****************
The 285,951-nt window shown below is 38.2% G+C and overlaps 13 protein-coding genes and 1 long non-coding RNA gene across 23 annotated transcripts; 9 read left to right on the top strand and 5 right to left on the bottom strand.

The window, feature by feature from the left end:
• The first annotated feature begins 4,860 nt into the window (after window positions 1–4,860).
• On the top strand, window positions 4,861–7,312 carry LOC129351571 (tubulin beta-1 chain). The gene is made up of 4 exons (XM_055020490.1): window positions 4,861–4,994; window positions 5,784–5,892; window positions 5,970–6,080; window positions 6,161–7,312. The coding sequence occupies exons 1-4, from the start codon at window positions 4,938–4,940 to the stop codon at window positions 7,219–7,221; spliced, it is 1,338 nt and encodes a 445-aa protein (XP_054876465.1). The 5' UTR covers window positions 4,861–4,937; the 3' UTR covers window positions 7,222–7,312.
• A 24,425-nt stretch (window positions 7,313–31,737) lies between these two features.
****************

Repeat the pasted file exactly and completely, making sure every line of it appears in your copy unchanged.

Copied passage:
The 285,951-nt window shown below is 38.2% G+C and overlaps 13 protein-coding genes and 1 long non-coding RNA gene across 23 annotated transcripts; 9 read left to right on the top strand and 5 right to left on the bottom strand.

The window, feature by feature from the left end:
• The first annotated feature begins 4,860 nt into the window (after window positions 1–4,860).
• On the top strand, window positions 4,861–7,312 carry LOC129351571 (tubulin beta-1 chain). The gene is made up of 4 exons (XM_055020490.1): window positions 4,861–4,994; window positions 5,784–5,892; window positions 5,970–6,080; window positions 6,161–7,312. The coding sequence occupies exons 1-4, from the start codon at window positions 4,938–4,940 to the stop codon at window positions 7,219–7,221; spliced, it is 1,338 nt and encodes a 445-aa protein (XP_054876465.1). The 5' UTR covers window positions 4,861–4,937; the 3' UTR covers window positions 7,222–7,312.
• A 24,425-nt stretch (window positions 7,313–31,737) lies between these two features.